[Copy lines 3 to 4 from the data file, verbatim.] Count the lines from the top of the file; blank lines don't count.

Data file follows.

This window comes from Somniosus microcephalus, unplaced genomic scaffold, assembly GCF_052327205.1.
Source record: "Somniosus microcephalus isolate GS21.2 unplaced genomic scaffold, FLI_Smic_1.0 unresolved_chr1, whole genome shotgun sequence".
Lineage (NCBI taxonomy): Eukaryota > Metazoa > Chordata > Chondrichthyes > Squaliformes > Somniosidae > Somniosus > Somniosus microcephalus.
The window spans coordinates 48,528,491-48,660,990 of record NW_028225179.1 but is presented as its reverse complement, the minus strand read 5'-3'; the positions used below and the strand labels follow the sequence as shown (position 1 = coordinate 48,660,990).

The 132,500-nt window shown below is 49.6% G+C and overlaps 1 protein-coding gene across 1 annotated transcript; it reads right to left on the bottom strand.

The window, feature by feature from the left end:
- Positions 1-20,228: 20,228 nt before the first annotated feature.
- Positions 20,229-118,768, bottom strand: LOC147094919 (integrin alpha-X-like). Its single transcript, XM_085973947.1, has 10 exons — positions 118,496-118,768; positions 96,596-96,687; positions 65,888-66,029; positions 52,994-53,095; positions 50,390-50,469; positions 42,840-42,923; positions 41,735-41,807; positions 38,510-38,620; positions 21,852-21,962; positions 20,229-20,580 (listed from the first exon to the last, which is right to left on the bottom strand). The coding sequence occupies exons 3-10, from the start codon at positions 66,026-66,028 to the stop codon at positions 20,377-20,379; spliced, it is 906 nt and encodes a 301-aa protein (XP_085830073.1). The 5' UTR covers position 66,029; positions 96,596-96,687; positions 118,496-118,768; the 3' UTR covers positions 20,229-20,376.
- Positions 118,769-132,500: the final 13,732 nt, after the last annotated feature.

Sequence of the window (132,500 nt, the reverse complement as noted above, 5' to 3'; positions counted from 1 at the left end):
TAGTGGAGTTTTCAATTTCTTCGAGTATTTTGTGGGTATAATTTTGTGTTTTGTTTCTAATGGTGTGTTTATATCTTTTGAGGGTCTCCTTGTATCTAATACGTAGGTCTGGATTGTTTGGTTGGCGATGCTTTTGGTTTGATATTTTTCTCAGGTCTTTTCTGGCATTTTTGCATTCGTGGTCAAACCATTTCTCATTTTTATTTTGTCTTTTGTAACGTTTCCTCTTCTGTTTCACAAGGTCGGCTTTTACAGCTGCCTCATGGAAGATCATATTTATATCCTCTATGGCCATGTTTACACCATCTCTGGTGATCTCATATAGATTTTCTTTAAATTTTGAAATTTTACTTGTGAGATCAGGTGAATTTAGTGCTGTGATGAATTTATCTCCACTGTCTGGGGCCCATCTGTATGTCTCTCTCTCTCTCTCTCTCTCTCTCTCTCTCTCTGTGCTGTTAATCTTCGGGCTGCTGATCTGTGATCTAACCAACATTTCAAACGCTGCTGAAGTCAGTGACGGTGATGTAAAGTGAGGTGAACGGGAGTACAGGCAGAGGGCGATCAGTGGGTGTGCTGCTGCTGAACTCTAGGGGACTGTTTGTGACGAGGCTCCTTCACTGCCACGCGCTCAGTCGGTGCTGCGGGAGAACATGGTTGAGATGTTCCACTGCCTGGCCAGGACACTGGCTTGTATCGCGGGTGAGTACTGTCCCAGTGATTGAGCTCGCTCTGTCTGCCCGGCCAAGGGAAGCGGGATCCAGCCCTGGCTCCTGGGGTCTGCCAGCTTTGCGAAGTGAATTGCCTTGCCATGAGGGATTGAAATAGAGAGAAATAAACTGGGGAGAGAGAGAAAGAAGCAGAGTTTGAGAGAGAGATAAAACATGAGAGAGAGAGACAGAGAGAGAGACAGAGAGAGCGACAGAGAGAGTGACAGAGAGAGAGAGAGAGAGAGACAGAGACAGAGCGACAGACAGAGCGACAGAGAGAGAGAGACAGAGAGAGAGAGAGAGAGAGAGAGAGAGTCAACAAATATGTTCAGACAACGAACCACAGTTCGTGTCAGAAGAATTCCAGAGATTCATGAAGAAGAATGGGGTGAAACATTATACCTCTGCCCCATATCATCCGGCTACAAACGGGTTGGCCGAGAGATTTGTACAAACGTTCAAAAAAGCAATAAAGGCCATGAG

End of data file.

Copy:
Lineage (NCBI taxonomy): Eukaryota > Metazoa > Chordata > Chondrichthyes > Squaliformes > Somniosidae > Somniosus > Somniosus microcephalus.
The window spans coordinates 48,528,491-48,660,990 of record NW_028225179.1 but is presented as its reverse complement, the minus strand read 5'-3'; the positions used below and the strand labels follow the sequence as shown (position 1 = coordinate 48,660,990).